The irony is not lost on us that we would be blogging a "Top 5 Bruce Lee Movies" list out to our readers, when in fact, there are really only five Bruce Lee movies in his entire career due to his tragic passing in 1973. Yet, even though Bruce Lee only left us a fistful of movies, those movies have left an indelible impression of us--inspiring an entire generation of martial arts enthusiasts to go out and train, learn, study, and practice martial arts. Lee developed his own system before his tragic passing--Jeet Kune Do--and today it one of the most widely studied martial art systems in the world. Lee, his grace, swagger, and style has also inspired generations of filmmaker includes the likes of Quentin Tarantino, who paid homage to Lee and his film film, Game of Death, by adoring his lead actress, Uma Thurman, in a replica Bruce Lee Game of Death yellow suit, identical to the one Lee wears when he fights the likes of Kareem Abdual-Jabbar in Game of Death.
What follows are our favorite Bruce Lee movies in the order of Best to Least-Liked:
ENTER THE DRAGON (1973)
Quite possibly, arguably, at least, the film that had just as much of an influence and impact on the pop culture of the early/mid '70s as Star Wars (1977), Robert Clouse's Enter The Dragon is considered to be greatest martial arts film of all time. In fact, it's considered such a landmark in movie history, that in 2004, the film was entered into the National Film Registry at the Library of Congress. Lee is sent to an island by the British intelligence to assist in an undercover mission to thwart a bit of drug trafficking and prostitution. Lee competes in the annual martial arts tournament on the island, and through his investigation he comes head-to-head with the man behind it all Han in a incredible final showdown sequence which occurs in a room of mirrors.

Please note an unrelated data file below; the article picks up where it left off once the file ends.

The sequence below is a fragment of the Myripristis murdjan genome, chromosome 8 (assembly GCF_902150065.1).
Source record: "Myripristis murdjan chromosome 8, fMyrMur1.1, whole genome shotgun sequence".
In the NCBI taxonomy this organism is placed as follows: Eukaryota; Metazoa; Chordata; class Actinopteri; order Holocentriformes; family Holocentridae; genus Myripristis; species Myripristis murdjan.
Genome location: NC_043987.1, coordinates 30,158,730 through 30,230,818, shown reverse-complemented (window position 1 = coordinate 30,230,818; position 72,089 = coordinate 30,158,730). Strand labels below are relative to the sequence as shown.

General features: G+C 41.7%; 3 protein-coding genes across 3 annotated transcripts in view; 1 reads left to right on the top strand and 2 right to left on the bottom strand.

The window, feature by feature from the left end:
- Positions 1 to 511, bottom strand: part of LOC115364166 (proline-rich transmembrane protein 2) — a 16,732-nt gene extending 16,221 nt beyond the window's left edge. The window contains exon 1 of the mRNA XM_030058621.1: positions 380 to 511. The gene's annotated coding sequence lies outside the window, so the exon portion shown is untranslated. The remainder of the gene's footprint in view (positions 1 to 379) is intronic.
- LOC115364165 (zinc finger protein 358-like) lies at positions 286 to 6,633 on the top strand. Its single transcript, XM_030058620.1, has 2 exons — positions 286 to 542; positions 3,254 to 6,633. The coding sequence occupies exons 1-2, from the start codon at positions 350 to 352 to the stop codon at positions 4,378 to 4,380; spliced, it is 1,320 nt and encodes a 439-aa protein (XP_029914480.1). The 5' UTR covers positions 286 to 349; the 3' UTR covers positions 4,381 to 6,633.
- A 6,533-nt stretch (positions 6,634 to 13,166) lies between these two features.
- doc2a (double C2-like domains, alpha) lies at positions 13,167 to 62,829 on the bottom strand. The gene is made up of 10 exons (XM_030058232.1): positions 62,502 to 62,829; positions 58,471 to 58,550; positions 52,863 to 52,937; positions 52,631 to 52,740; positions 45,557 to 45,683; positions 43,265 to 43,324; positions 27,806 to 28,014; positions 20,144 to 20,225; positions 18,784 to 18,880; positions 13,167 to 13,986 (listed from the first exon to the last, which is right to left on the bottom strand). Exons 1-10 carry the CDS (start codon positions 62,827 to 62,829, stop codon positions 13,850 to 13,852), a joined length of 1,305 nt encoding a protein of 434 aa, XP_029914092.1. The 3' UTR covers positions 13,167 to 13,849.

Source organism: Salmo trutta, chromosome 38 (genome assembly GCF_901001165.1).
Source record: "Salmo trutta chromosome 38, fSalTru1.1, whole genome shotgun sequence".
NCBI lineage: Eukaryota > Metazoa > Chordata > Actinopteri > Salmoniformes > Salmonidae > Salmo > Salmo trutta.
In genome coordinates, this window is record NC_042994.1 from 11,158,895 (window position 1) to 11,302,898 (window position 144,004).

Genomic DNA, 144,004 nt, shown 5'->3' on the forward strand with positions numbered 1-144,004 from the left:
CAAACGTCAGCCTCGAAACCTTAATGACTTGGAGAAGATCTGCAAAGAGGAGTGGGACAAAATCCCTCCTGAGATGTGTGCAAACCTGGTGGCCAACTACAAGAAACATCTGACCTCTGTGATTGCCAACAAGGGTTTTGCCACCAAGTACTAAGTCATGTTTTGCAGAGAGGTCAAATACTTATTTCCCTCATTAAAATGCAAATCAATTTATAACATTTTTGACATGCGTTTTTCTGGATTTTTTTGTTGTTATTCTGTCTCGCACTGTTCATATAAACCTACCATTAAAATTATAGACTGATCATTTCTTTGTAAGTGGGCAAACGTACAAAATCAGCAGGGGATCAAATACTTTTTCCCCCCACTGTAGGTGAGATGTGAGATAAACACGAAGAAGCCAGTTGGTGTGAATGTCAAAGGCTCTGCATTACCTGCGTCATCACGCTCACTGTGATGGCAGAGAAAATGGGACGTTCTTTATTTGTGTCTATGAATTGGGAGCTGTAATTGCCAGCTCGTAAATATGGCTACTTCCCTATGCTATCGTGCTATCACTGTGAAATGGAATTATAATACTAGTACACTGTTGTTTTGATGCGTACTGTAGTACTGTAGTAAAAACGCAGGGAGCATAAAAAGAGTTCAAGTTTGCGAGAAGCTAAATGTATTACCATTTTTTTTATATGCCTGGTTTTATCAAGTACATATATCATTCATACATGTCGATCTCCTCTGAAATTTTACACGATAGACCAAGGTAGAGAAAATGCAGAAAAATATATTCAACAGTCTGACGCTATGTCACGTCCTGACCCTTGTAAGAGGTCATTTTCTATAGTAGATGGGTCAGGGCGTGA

FISTS OF FURY aka THE BIG BOSS (1971)
Shot in Hong Kong, and made at a time just before Lee shot to fame in the United States, Fists of Fury aka The Big Boss finds Lee, as "Cheng-Chao" imported into Thailand where he stands up to a ruthless leader of a crime syndicate which is cousin just happens to be involved in. Many equate Lee's performance, not just as a martial artist, but as an actor, as being at its best in Fists of Fury aka The Big Boss. There are several martial arts sequences in the film that will leave your jaw hanging. One, a big fight at a ice house, where workers are attempting to smuggle drugs in giant blocks of ice. Lee shows up and shuts it down. Another, the big finale fight sequence, which occurs on the lawn of the leader of the crime syndicate, Hsiao Chuin, after he's discovered that he has killed Lee's entire family. Lee serves justice the only way he knows how.
CHINESE CONNECTION aka FISTS OF FURY (1971)
Ironically, released in the USA under the title The Chinese Connection, in Hong Kong the film is known under the name Fists of Fury. In Connection, Lee stands up for racial equality as a student in China who must fight for the honor of his people when outsiders force themselves in.
GAME OF DEATH (1978)
Originally shot in 1972, but not completed due to Lee's tragic death, Game of Death was not released until 1978. The film would've marked Bruce Lee's debut as a feature film director, in fact, before Lee passed away he shot over 100 minutes of footage on top of what was used in the final film. It was on the passing of Lee, that Enter the Dragon director Robert Clouse, who was a close friend of Lee's, came in after being hired by producer Raymond Chow to complete the film by shooting additional scenes that featured a Bruce Lee fake. Without foregoing any discussion about the narrative of Game of Death, what makes Game of Death impressive, is that it functions as a sort of Mortal Kombat live-action fight movie. Most of the movie is Lee fighting people like Karem Abdual-Jabbar and Chuck Norris. As a pure document that captures the essence of Bruce Lee the martial arts, Game of Death is wonderful. As a film, it fails, and the fake Bruce Lee added in really is noticeable.
Not a Bruce Lee movie, per say, but a film that features a movie-stealing cameo by Lee. Marlowe, directed by Paul Bogart, and starring James Garner, Carroll O'Connor, Sharon Farrell, and Rita Moreno, features Bruce Lee as a infiltrator who busts us Marlowe's office, destroying everything in site. Lee is such a bad ass in Marlowe, that he managed to jump in the air and in mid-air kick out the light above him. It's really the movie that introduced Lee to mainstream audiences, even though, he was certainly well-known to kids and teenagers in the mid/late '60s from his work on the television series The Green Hornet.